place, to facilitate sales of locally produced souvenirs to
tourists. If the project succeeds, it will do so not because it has
revived or preserved a way of life that never existed, but rather
because it will have introduced a viable light industry to a community
eager to find less arduous ways of making a living.

Inevitably, hunting and gathering will disappear, whether the conservation establishment likes it or not. There will probably be no battles over trophy hunting as means of conserving charismatic megafauna in the Amazon, because the Amazon nations have no elephants or rhinos, but there may be fights over caiman ranching in Brazil, and over exports of zoo specimens, with much anxiety at the global level over the influence of the precedents on Africa and Asia.

The most important precedent, however, may involve the structure of ecotourism. The conservation estab- lishment would like to keep ecotourism small-scale and physi- cally demanding, on the pretexts that a few visitors do less eco- logical damage than a lot, and that many visitors could destroy the very habitat that attracts them. This is a half-truth. Much depends on how ecotourism is managed. At cost of temporary habitat damage, for instance, one could build elevated plank walkways along the routes of the main-traveled trails at both Posadas Amazonas and Tambopata. Then, many times more visitors could traverse the surroundings, with less longterm impact, since human smells and noises would be removed from the forest floor, human footsteps would no longer stir up silt crossing streams, and vegetation could grow back over some of the most trampled places. The elevation could allow most species to pass underneath as casually as they run between trees. Observation opportunities would increase, not least because the visitors would also be closer to the tree canopy where most of the birds, monkeys, and tree frogs are. A similar project engineered by environmentalist Keith Alger was completed in 1997 at Una in the Atlantic rain- forest of Brazil, combining a walkway through treetops with a five-star hotel reportedly now employing 600 people.

Looking ahead

Such high investment in infrastructure is unlikely at the present scale of Tambopata region operation. But compara- ble developments are coming to Peru. The relatively heavily visited Hotel Pueblo near Machu Picchu, for instance, main- tains a private nature trail extending alongside the Rio Urubamba––identified by the late Jacques Cousteau as the ulti- mate source of the Amazon––into the lower part of the cloud forest. From the hotel and trail, observing without a guide, we saw cock-of-the-rocks, a golden-crowned quetzel, an agouti, two species of hummingbird, countless types of tanager, a green toucanet, and many other bird species––and saw that for many other visitors the bird life seemed to be as great an attrac- tion as Machu Picchu itself.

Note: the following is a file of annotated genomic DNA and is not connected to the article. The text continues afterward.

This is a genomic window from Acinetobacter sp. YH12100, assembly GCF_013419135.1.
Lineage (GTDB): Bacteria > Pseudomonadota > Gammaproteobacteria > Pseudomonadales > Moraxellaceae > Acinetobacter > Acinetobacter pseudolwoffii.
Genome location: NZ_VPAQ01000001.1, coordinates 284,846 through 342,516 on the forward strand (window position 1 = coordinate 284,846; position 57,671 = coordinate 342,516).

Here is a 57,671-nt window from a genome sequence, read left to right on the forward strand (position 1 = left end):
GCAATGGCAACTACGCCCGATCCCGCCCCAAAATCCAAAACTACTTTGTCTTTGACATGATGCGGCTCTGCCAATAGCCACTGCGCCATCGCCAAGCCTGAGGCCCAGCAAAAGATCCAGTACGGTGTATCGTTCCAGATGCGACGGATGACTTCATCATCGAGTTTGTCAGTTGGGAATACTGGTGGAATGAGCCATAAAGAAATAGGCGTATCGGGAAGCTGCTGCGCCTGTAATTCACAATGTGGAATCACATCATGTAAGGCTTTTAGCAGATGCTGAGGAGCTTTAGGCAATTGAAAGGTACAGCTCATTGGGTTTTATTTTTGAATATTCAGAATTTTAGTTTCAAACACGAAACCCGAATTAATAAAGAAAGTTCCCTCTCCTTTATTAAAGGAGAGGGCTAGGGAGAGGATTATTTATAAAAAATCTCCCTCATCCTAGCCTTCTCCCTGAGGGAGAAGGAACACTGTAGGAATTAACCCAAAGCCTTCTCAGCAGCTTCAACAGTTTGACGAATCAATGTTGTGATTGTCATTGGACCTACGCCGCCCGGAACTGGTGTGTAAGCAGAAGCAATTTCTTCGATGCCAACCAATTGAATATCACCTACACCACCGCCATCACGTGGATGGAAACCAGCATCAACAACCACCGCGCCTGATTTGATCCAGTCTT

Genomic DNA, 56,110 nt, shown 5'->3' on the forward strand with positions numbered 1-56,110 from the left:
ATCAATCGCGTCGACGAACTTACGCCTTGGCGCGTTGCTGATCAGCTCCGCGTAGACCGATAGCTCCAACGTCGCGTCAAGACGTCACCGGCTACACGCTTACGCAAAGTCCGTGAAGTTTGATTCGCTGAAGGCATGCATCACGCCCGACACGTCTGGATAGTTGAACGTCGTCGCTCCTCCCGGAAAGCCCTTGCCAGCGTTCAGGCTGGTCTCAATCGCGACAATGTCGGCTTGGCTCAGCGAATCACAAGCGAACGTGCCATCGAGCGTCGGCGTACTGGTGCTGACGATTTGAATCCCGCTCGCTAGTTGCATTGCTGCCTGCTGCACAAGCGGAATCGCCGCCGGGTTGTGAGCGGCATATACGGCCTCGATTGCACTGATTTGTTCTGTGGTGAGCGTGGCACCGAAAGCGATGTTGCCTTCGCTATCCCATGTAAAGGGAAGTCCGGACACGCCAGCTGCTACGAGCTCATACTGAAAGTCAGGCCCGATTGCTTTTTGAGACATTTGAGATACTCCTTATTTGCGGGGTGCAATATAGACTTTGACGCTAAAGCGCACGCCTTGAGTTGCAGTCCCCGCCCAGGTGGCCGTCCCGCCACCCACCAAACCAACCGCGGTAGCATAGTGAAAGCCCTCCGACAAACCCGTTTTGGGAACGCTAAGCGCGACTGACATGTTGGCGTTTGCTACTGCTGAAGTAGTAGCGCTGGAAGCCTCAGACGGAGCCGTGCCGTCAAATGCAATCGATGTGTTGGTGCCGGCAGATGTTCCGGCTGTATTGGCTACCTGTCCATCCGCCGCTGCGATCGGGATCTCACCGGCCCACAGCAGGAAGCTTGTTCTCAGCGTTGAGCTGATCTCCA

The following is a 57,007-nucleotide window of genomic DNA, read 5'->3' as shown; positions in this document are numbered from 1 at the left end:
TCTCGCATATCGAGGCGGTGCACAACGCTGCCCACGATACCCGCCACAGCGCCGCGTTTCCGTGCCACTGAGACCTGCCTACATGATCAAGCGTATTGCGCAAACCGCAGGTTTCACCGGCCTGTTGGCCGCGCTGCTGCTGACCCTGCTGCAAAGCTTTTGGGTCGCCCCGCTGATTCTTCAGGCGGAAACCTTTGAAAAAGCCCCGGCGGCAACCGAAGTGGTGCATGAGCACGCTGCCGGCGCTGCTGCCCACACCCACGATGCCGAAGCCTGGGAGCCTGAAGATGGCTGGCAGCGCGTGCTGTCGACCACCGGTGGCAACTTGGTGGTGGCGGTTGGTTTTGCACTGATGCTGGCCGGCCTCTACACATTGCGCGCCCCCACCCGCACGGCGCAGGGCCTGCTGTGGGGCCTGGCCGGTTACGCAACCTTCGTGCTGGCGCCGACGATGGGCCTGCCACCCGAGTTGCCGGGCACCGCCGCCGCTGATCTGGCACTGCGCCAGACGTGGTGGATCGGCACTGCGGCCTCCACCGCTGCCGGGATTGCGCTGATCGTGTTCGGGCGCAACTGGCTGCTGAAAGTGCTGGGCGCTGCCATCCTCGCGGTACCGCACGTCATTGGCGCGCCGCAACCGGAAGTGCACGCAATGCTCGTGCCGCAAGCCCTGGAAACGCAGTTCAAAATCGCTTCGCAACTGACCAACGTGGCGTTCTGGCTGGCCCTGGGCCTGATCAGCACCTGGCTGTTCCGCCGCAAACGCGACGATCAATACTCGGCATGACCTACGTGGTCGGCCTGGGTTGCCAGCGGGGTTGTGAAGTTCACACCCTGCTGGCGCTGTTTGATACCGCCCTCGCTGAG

Entrepreneurs along the Rio Tambopata and else- where in the upper Amazon region could cash in comparably, by investing in making the rainforest comfortable and accessi- ble, and in keeping out whatever disturbs the animals or harms the habitat, no matter who does it, on what pretext. The Posadas Amazonas and Tambopata projects have accomplished a start. Because the Tambopata lodge is within the Tambopata- Candamo Reserved Zone, it may be restricted in developing further, but Posadas Amazonas may develop to whatever extent the Ese’eja people choose to support. We suspect that as more of them get out into the world to see what other ecotourist attractions offer, they will choose to expand and develop, to become more competitive and economically successful. Somewhere along the line, the conservation estab- lishment will grudgingly lose control. There will be great weeping and wailing and gnashing of teeth over what will be represented as the deflowering of the Amazon wilderness. What it will really amount to, however, will be the beginning of the end of slash-and-burn and catch-and-kill, and of the pre- tense that hunting has any acceptable place in an ecological, humane, economically viable society. Then, at last, the Amazon may recover from 450 years of abuse, and at some future time we may finally see something that really resembles the pre-Columbian rainforest.

Print Friendly

Leave a Reply

Your email address will not be published.